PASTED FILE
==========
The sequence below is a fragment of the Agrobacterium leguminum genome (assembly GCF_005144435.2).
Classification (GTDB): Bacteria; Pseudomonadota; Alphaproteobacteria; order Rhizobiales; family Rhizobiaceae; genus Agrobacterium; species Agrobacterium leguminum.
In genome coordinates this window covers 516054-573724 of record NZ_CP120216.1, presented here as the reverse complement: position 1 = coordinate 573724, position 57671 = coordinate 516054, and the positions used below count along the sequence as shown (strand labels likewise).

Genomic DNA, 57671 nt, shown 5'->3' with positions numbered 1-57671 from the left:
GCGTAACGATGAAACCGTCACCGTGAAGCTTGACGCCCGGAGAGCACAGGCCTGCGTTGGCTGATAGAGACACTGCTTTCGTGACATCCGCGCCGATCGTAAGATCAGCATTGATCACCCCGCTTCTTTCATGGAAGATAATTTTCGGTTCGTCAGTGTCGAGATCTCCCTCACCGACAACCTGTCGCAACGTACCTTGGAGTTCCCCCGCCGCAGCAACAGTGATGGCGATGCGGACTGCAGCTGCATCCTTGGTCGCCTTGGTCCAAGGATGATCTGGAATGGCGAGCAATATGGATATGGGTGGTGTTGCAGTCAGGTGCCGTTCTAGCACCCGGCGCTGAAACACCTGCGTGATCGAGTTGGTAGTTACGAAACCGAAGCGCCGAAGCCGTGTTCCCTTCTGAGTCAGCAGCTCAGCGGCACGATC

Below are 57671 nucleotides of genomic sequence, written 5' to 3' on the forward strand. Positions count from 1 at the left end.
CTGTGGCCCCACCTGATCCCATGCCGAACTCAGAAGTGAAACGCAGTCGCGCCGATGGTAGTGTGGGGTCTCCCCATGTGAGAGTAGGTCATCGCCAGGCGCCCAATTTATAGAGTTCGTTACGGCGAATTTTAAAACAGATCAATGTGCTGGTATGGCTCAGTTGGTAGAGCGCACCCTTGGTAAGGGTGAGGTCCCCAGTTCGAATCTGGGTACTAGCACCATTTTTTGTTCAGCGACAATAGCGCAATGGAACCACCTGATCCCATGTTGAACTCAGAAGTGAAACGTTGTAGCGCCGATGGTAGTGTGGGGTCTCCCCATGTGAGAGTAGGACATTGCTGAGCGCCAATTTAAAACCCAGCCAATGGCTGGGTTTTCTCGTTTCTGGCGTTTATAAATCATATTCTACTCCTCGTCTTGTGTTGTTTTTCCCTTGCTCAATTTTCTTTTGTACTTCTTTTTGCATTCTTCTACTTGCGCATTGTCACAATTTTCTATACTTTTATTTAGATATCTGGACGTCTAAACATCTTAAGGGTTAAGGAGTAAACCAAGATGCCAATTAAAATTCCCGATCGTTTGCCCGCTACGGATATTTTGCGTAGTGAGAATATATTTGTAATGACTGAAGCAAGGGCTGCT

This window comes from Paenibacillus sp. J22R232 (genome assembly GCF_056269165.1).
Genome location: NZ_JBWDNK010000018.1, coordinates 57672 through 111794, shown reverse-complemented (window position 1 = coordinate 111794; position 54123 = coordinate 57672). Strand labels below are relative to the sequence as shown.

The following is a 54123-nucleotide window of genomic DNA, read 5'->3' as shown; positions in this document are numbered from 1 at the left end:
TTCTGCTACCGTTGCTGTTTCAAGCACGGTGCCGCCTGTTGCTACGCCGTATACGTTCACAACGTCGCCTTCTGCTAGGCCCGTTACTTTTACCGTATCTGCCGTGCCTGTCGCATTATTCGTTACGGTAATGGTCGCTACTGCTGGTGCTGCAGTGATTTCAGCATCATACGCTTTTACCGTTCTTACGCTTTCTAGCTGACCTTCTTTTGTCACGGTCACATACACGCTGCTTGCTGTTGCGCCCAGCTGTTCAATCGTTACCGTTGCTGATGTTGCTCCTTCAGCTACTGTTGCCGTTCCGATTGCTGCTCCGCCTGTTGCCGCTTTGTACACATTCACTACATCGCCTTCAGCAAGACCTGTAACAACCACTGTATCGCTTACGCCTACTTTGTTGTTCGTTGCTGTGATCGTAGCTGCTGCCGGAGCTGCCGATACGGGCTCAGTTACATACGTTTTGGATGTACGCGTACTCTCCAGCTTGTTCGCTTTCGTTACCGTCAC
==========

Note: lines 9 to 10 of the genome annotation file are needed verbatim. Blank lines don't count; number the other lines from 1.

Genome location: NZ_JBWDNK010000018.1, coordinates 57672 through 111794, shown reverse-complemented (window position 1 = coordinate 111794; position 54123 = coordinate 57672). Strand labels below are relative to the sequence as shown.

The following is a 54123-nucleotide window of genomic DNA, read 5'->3' as shown; positions in this document are numbered from 1 at the left end: